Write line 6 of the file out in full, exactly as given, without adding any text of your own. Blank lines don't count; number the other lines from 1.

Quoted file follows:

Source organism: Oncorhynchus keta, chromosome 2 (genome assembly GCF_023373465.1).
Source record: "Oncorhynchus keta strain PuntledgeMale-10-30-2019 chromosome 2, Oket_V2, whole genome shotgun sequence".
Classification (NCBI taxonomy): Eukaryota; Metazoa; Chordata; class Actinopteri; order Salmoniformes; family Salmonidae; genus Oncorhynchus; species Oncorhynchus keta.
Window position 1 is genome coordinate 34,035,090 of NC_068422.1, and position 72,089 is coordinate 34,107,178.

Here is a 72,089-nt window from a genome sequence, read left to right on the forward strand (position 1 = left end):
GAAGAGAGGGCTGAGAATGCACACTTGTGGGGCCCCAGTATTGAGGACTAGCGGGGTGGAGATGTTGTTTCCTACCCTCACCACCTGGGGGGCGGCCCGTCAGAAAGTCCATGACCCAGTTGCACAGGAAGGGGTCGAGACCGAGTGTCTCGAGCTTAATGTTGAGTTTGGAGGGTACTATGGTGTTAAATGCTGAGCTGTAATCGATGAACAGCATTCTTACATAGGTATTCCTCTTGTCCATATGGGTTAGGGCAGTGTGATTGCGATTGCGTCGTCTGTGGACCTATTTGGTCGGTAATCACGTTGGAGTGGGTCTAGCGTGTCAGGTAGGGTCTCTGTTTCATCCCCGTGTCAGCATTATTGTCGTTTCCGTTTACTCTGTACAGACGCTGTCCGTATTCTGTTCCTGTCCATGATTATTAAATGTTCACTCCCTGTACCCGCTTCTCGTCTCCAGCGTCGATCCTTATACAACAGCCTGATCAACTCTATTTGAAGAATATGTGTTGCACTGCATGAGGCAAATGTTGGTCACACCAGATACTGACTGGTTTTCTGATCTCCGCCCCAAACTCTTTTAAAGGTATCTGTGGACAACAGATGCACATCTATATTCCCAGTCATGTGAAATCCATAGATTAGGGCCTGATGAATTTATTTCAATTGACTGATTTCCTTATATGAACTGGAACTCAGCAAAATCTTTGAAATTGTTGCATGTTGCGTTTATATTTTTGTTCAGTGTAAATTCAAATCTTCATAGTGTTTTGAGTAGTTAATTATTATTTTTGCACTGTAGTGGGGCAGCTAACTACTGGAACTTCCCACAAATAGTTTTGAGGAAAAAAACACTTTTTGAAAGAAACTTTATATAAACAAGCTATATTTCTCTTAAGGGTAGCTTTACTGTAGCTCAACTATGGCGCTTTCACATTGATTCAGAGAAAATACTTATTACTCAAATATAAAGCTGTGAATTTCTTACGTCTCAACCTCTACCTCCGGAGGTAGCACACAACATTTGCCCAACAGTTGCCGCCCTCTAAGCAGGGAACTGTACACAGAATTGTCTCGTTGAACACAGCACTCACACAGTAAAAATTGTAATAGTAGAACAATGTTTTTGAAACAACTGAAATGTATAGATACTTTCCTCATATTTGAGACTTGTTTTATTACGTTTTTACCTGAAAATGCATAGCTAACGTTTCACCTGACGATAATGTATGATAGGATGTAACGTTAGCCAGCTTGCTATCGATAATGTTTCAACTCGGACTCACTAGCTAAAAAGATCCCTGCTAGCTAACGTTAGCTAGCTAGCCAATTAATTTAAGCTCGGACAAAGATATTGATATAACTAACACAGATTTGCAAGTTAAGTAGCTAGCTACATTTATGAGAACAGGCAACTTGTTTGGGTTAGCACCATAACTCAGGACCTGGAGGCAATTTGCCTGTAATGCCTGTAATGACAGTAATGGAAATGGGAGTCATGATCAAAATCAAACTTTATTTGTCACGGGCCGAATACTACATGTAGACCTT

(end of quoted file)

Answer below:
GAAGAGAGGGCTGAGAATGCACACTTGTGGGGCCCCAGTATTGAGGACTAGCGGGGTGGAGATGTTGTTTCCTACCCTCACCACCTGGGGGGCGGCCCGTCAGAAAGTCCATGACCCAGTTGCACAGGAAGGGGTCGAGACCGAGTGTCTCGAGCTTAATGTTGAGTTTGGAGGGTACTATGGTGTTAAATGCTGAGCTGTAATCGATGAACAGCATTCTTACATAGGTATTCCTCTTGTCCATATGGGTTAGGGCAGTGTGATTGCGATTGCGTCGTCTGTGGACCTATTTGGTCGGTAATCACGTTGGAGTGGGTCTAGCGTGTCAGGTAGGGTCTCTGTTTCATCCCCGTGTCAGCATTATTGTCGTTTCCGTTTACTCTGTACAGACGCTGTCCGTATTCTGTTCCTGTCCATGATTATTAAATGTTCACTCCCTGTACCCGCTTCTCGTCTCCAGCGTCGATCCTTATACAACAGCCTGATCAACTCTATTTGAAGAATATGTGTTGCACTGCATGAGGCAAATGTTGGTCACACCAGATACTGACTGGTTTTCTGATCTCCGCCCCAAACTCTTTTAAAGGTATCTGTGGACAACAGATGCACATCTATATTCCCAGTCATGTGAAATCCATAGATTAGGGCCTGATGAATTTATTTCAATTGACTGATTTCCTTATATGAACTGGAACTCAGCAAAATCTTTGAAATTGTTGCATGTTGCGTTTATATTTTTGTTCAGTGTAAATTCAAATCTTCATAGTGTTTTGAGTAGTTAATTATTATTTTTGCACTGTAGTGGGGCAGCTAACTACTGGAACTTCCCACAAATAGTTTTGAGGAAAAAAACACTTTTTGAAAGAAACTTTATATAAACAAGCTATATTTCTCTTAAGGGTAGCTTTACTGTAGCTCAACTATGGCGCTTTCACATTGATTCAGAGAAAATACTTATTACTCAAATATAAAGCTGTGAATTTCTTACGTCTCAACCTCTACCTCCGGAGGTAGCACACAACATTTGCCCAACAGTTGCCGCCCTCTAAGCAGGGAACTGTACACAGAATTGTCTCGTTGAACACAGCACTCACACAGTAAAAATTGTAATAGTAGAACAATGTTTTTGAAACAACTGAAATGTATAGATACTTTCCTCATATTTGAGACTTGTTTTATTACGTTTTTACCTGAAAATGCATAGCTAACGTTTCACCTGACGATAATGTATGATAGGATGTAACGTTAGCCAGCTTGCTATCGATAATGTTTCAACTCGGACTCACTAGCTAAAAAGATCCCTGCTAGCTAACGTTAGCTAGCTAGCCAATTAATTTAAGCTCGGACAAAGATATTGATATAACTAACACAGATTTGCAAGTTAAGTAGCTAGCTACATTTATGAGAACAGGCAACTTGTTTGGGTTAGCACCATAACTCAGGACCTGGAGGCAATTTGCCTGTAATGCCTGTAATGACAGTAATGGAAATGGGAGTCATGATCAAAATCAAACTTTATTTGTCACGGGCCGAATACTACATGTAGACCTT